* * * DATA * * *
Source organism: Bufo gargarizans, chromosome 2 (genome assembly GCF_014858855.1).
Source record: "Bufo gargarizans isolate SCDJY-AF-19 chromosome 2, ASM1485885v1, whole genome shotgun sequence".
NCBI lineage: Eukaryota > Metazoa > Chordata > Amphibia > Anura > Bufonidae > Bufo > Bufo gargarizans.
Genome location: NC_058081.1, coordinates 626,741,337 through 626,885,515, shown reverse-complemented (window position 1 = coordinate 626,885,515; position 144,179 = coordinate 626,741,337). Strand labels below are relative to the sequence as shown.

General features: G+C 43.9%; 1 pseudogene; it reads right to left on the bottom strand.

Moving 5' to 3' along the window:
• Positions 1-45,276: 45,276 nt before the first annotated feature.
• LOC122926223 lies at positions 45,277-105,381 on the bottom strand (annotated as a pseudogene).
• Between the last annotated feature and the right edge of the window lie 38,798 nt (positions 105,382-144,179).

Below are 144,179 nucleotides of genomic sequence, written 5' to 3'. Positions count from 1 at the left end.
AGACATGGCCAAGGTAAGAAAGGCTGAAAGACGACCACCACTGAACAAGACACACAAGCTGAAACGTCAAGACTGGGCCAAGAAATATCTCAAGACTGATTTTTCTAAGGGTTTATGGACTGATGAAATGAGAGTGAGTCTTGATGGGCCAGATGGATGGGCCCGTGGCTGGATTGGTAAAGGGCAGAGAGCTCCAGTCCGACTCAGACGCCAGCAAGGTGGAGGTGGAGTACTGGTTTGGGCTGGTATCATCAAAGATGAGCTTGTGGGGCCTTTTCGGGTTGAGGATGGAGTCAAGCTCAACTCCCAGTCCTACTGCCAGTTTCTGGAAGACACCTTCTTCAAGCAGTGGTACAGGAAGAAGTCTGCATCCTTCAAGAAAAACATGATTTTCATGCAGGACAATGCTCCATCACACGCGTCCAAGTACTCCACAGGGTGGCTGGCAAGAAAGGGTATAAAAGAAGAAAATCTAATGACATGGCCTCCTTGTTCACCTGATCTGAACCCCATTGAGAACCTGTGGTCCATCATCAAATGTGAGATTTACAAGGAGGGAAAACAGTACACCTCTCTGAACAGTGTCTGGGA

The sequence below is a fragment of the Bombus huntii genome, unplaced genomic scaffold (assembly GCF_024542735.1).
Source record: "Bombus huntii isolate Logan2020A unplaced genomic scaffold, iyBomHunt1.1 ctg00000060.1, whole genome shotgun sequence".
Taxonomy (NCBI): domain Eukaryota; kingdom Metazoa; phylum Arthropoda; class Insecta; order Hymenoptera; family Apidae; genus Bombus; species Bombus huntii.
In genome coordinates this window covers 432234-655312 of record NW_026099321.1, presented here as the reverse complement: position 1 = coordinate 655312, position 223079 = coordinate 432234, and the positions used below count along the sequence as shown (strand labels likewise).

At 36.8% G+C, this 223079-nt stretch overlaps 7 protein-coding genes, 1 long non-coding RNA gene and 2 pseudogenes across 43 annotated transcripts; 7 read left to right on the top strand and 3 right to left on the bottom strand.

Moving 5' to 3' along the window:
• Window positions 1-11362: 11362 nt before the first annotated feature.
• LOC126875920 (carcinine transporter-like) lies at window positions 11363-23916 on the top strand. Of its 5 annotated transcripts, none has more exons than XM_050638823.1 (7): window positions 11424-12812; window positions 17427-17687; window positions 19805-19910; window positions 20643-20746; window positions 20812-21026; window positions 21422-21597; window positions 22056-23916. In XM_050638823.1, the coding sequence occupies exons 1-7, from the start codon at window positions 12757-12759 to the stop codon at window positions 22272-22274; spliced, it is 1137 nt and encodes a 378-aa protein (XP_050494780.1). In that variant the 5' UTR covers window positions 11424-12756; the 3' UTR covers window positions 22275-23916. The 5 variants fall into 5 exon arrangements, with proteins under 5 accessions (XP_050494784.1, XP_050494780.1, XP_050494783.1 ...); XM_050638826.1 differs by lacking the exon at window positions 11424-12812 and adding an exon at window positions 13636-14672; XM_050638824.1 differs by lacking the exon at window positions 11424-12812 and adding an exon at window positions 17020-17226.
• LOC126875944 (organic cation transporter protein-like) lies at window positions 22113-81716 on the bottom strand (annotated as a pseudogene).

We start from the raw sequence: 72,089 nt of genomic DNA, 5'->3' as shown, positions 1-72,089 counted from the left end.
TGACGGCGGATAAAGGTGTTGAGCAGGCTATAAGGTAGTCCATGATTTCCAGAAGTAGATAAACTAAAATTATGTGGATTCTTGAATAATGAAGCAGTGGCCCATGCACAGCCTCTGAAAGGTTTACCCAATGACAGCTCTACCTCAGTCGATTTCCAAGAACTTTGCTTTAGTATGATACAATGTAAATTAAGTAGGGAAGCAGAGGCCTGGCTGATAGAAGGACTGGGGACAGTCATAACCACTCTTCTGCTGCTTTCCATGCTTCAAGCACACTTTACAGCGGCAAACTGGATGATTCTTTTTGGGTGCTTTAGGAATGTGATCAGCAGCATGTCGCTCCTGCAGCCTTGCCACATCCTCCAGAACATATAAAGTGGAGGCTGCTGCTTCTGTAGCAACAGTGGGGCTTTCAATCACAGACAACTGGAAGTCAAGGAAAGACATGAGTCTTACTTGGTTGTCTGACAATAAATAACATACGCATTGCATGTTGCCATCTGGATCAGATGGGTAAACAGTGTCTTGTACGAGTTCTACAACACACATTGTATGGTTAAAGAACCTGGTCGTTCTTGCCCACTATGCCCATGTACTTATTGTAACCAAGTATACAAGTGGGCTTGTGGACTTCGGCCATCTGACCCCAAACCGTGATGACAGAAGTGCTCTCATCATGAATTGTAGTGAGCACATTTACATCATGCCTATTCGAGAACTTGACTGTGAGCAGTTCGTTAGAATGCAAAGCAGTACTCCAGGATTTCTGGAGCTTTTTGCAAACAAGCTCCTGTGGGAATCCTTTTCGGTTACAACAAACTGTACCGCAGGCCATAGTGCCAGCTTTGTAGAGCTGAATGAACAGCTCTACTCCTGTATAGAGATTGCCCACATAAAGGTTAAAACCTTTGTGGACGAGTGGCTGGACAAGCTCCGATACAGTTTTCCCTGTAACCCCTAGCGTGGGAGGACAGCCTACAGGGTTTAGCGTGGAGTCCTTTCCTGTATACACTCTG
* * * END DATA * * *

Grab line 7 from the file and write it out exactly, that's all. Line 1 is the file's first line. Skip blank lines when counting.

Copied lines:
• Positions 1-45,276: 45,276 nt before the first annotated feature.